Africa's Contemporary Global Migrations: Patterns, Perils, and Possibilities

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dc.contributor.author Zeleza, Paul T
dc.date.accessioned 2015-09-30T12:04:39Z
dc.date.available 2015-09-30T12:04:39Z
dc.date.issued 2010
dc.identifier.citation Zeleza, Paul Tiyambe. "Africa's Contemporary Global Migrations: Patterns, Perils, and Possibilities." Journal of Global Initiatives: Policy, Pedagogy, Perspective 3.1 (2010): 2. en_US
dc.identifier.uri http://erepo.usiu.ac.ke/11732/1185
dc.description.abstract The literature on international migration is dominated by economic and political perspectives. This paper begins with the culturalist readings to remind ourselves that there is more to international migration than the search for greener pastures or flight from political terror. It is about the movement of human beings, a story that is as old as humanity itself, going back to the great migrations within and out of Africa to populate the planet. But those who advance the culturalist perspectives also need to be reminded that in our contemporary world more often than not people migrate to sell their labor power and that the patterns of migration, labor procurement and utilization are conditioned by the dynamics of capitalist development, expansion, and accumulation. This is an argument for interdisciplinarity, the need for multiple perspectives on the exceedingly complex phenomenon of international migration. en_US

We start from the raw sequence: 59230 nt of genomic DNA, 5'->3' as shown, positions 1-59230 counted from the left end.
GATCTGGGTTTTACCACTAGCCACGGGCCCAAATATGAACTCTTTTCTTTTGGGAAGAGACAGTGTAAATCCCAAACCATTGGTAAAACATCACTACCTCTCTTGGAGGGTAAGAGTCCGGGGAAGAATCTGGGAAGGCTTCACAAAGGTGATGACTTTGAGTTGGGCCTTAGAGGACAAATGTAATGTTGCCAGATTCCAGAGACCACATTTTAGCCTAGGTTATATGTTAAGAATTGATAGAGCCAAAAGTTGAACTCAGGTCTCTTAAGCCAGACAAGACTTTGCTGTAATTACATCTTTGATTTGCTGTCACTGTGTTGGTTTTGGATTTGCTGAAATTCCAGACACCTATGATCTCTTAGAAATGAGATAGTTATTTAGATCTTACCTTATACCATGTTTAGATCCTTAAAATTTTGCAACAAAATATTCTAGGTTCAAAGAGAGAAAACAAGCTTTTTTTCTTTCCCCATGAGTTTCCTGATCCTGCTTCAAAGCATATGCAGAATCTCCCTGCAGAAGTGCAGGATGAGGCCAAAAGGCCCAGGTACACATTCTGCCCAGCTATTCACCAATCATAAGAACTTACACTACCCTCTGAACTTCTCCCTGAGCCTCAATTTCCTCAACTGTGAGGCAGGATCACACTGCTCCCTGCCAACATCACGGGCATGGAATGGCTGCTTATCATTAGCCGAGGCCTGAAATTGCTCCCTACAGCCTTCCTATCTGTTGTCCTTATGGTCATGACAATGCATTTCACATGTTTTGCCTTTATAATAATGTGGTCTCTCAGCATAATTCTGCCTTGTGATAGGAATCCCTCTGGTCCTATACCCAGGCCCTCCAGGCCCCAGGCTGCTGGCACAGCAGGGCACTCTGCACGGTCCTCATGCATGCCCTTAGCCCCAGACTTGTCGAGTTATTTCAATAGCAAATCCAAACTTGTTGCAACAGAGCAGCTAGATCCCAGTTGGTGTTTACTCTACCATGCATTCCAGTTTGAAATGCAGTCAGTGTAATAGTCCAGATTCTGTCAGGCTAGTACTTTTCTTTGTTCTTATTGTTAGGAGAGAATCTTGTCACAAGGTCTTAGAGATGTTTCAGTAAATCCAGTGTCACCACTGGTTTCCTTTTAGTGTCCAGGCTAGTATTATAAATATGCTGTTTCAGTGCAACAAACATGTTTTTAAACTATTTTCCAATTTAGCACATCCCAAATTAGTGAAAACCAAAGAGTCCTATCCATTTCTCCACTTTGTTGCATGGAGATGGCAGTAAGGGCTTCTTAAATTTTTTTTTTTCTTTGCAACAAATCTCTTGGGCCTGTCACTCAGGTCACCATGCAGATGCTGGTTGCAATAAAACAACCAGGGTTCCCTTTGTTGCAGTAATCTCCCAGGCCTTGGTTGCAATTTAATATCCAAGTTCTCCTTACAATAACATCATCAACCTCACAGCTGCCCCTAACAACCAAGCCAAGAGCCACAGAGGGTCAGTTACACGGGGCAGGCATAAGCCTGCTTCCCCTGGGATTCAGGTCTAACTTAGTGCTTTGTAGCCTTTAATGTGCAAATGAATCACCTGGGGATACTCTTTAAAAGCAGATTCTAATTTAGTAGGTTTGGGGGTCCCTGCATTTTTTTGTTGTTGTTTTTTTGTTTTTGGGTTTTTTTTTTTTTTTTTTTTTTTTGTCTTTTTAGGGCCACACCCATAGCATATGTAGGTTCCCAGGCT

dc.language.iso en en_US
dc.title Africa's Contemporary Global Migrations: Patterns, Perils, and Possibilities en_US
dc.type Article en_US

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